without Internet Explorer,
in 1280 x 960 resolution
The turbulent, expansive soundscapes which built upon each other and blossomed into prosperous climaxes are completely dead. Hearing this is essentially hearing guitars belching and the idea of that happening and not being something appealing in a grotesque, curious way is upsetting. This is Altar Of Plagues, a band which had a considerable amount of skill venturing into the unknown through atmospheric channels. The blend of influences supplanting sheer viciousness worked in their favor as harmonies streamed forth from a sea of noise, black metal, post-metal / rock and contemporary overtones. It was ingenuity that allowed them to pull off something so vast in scope and maintain melody, intricacy, and intrigue without funneling themselves into dullness, technicality, or mindlessness. For some reason, that dullness, technicality, and mindlessness that they avoided for two full albums somehow became the goal for Teethed Glory And Injury.
To put albums like Mammal and White Tomb in perspective and to help understand just how much I enjoyed them, I have to quote Star Wars: Knights Of The Old Republic II – The Sith Lords. When I hear those albums:
”It is like a current that passes through you, and carries you with it to all the places it touches.”
That line was used as an option to describe the Force, and I feel like it perfectly describes Plagues’ previous work. That isn’t even in the least the case with this one. To give it some respect, it’s got sections that nail it with zealous leads or when the writing does without the sporadic jumpiness. The ending to “Twelve Was Ruin” is one such example and for such a pointlessly long, grating song, the ending to it is enthralling. It starts out thumping and pulsating like a song off Neurosis’ Enemy Of The Sun and is similar in… wait, no I’m not even going to go there. This isn’t like that because it’s devoid of any quality layering or finish. It’s bare bones in riffing with dirty distortion, backwash sound effects, and automated nature. After some ghostly clean vocals improperly placed, the song breaks back into a rhythm. Of course, its catchiness is equal to that of ripping strings off a guitar. Thankfully, this ends by around the five and a half minute mark and what follows is absolutely riveting. It’s a comprehensive amalgamation of all the right things that creates great spacey atmosphere – floatingly-slow pace, keys / electronic effects that add to the cosmic scope, and reliance on guitars in a post-rock fashion for proper melody.
In fact, that’s the way I prefer the guitars to be on this album, otherwise it trudges with its dry-ass tone; a tone with no bite. It’s forceful but is the incorrect way to go about playing with this type of music. It all comes down to the quote I provided up top. Do what needs to be done to move me – to make me feel a galaxy’s worth of gravity is bearing down on me. That level of power and the velocity at which it hits has been almost fully removed, and what’s left in its place is soulless misdirection. Drumming is even screwed up when it’s doing blast beats just to match the soggy dread the leads are striving to capture. Blast beats are normal, though; sometimes it’s tribal, sometimes it’s stampeding, and a lot of the time crashes down standardly. Bass should be massive and overbearing, not blubbery and pithy as it is here. At this point I’m just dictating how they should sound, but that to me is how they’d be most effective. The snarly screams are the only real unchanged part, still sounding desiccated and impure. However, it doesn’t have the same impact or appeal as before when it’s pasted over the crap that’s playing on this thing.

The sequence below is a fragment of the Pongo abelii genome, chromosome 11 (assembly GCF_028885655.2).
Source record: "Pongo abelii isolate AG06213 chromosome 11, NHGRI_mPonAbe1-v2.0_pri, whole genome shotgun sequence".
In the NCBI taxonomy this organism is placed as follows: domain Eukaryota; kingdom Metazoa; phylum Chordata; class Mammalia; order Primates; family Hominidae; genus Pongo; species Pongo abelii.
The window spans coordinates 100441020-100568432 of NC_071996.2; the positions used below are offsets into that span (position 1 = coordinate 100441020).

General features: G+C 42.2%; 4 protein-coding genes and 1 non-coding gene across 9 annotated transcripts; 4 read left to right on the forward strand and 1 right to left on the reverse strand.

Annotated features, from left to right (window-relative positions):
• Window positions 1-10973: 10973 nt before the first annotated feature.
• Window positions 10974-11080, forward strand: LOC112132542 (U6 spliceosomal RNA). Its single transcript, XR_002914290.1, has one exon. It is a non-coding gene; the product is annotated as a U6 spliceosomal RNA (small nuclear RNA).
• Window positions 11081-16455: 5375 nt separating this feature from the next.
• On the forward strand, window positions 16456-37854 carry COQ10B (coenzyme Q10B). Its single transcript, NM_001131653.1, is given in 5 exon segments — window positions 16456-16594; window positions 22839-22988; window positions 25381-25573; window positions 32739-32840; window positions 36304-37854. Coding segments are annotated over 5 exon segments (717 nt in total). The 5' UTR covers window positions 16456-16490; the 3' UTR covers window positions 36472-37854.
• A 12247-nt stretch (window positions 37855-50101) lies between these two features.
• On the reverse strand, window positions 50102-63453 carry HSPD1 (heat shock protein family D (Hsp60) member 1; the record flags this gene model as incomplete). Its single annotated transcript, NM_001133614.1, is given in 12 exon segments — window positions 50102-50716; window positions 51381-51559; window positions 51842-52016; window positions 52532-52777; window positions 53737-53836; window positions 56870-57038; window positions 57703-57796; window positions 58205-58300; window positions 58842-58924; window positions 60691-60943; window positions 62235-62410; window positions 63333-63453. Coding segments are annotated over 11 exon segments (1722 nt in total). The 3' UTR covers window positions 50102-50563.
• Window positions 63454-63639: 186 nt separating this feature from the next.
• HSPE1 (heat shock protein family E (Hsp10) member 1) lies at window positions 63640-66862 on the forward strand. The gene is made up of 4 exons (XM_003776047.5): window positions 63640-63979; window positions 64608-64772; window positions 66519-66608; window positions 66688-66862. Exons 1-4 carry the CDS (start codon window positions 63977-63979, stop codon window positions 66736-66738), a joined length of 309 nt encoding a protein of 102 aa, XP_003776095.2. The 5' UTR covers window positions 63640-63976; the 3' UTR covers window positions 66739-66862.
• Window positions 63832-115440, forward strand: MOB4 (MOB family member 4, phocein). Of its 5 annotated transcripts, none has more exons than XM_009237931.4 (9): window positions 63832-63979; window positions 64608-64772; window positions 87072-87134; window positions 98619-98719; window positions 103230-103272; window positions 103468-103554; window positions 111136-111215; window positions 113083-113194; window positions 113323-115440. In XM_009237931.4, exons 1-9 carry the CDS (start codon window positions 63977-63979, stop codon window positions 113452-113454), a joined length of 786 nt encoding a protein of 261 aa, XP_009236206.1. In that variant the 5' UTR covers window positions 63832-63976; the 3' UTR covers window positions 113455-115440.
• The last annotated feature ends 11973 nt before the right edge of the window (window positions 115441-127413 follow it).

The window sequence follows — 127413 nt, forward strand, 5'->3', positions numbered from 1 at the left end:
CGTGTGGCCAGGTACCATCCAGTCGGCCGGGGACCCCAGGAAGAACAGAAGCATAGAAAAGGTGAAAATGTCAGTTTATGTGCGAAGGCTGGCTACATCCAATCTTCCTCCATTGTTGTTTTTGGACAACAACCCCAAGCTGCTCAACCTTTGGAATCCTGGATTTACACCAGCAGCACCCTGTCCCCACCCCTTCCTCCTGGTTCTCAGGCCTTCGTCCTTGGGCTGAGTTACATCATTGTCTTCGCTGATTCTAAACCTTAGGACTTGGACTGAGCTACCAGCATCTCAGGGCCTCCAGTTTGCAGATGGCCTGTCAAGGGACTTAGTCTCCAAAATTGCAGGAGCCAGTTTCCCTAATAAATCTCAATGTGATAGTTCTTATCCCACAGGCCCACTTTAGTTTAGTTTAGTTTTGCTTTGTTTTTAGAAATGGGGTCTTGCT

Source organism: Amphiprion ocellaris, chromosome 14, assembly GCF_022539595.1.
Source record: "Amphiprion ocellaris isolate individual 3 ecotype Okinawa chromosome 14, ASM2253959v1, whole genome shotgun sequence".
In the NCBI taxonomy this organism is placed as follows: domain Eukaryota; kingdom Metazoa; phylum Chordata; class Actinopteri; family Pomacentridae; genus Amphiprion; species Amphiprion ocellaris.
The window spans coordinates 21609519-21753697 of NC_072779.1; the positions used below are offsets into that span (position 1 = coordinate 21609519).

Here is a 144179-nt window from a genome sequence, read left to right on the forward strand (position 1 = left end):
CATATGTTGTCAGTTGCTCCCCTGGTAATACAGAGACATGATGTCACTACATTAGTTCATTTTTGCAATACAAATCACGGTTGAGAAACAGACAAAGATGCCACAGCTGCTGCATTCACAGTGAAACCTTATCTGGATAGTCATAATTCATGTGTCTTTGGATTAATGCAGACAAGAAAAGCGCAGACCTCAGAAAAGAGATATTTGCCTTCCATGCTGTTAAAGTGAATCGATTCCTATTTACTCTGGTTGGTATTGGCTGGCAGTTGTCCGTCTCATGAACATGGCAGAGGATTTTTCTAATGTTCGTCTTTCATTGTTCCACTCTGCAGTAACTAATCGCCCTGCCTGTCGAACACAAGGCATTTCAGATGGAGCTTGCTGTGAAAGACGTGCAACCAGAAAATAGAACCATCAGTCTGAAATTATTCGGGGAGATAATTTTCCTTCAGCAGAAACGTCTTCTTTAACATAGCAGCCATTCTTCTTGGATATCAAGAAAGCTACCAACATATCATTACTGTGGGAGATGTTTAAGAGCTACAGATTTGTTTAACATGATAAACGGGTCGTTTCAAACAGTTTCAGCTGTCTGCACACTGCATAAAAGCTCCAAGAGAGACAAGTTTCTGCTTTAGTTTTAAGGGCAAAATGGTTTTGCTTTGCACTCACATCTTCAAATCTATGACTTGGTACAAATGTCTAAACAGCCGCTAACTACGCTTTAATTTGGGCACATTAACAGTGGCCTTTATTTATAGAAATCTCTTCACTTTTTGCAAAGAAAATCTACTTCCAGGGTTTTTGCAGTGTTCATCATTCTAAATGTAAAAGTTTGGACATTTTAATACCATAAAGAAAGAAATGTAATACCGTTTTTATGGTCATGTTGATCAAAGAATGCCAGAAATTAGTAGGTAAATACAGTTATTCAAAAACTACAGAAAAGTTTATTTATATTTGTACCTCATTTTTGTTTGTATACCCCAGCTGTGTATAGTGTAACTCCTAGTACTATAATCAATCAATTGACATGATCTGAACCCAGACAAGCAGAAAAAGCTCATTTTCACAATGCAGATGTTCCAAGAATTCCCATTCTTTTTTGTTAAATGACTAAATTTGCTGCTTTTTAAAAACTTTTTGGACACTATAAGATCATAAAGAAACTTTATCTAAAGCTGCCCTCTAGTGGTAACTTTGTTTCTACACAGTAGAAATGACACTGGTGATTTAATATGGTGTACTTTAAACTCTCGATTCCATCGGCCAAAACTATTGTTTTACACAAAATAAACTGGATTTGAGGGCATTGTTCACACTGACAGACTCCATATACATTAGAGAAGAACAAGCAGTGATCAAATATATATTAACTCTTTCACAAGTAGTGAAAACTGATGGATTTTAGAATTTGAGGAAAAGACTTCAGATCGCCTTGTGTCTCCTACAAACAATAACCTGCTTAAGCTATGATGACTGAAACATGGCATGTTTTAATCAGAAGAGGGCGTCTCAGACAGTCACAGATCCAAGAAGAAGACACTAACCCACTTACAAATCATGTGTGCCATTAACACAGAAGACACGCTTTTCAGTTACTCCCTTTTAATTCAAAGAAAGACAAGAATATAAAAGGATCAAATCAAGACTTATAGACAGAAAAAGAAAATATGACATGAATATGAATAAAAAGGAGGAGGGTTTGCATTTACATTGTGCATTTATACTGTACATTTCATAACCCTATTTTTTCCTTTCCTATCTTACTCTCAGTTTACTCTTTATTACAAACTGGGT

Also, what’s up with the transitions on this album? It starts and stops like it was patched together without the thought to keep continuity intact. This criticism applies mostly to transitions within songs but between songs isn’t safe, either. “Mills” sounds like either string instruments meandering or an electric razor buzzing for a couple minutes and then it splits into the siren-like build up the band is known for until “God Alone” kicks in unexpectedly. Were they trying to make these two sound like one long track? It fails to reenact that desire, instead derailing the previous track and giving no time to let it sink in before I’m battered by one of the most atonal, non-catchy riffs I’ve ever heard. “God Alone” picks apart at my brain with its choppy, DUDGE-DUDGE, DUDGE-DUDGE riffing (which is a recurring style for this entire album). Progressive metalcore bands do this to squeeze in some djent but when they do it it’s catchy as shit, whereas the ones here prove that guitars can shriek in pain. Only “A Remedy And A Fever” was spared in this regard. It’s still annoying when it’s as though a song has creative things thrown into it but the end result is drier than a desert.
Teethed Glory And Injury is like noise-influenced black metal loitering and having no idea what to do with itself besides plowing through with nonsensical writing. One word that gets overused to describe bands in recent years is “dissonant”. This band revels in dissonance, but there’s creating something brooding (i.e. akin to “Procession Of The Dead Clowns” by Blut Aus Nord) and creating idiocy and passing it off as intellectual (which the first two already were intellectual without the idiocy, and didn't need to ruin itself in order to prove). That plus a lack of coherency kills this album faster than interpretive dancing will kill me if I tried it. It’s got some good parts and “A Remedy And A Fever” was good the whole way through, but man is Altar Of Plagues’ send-off a bomb.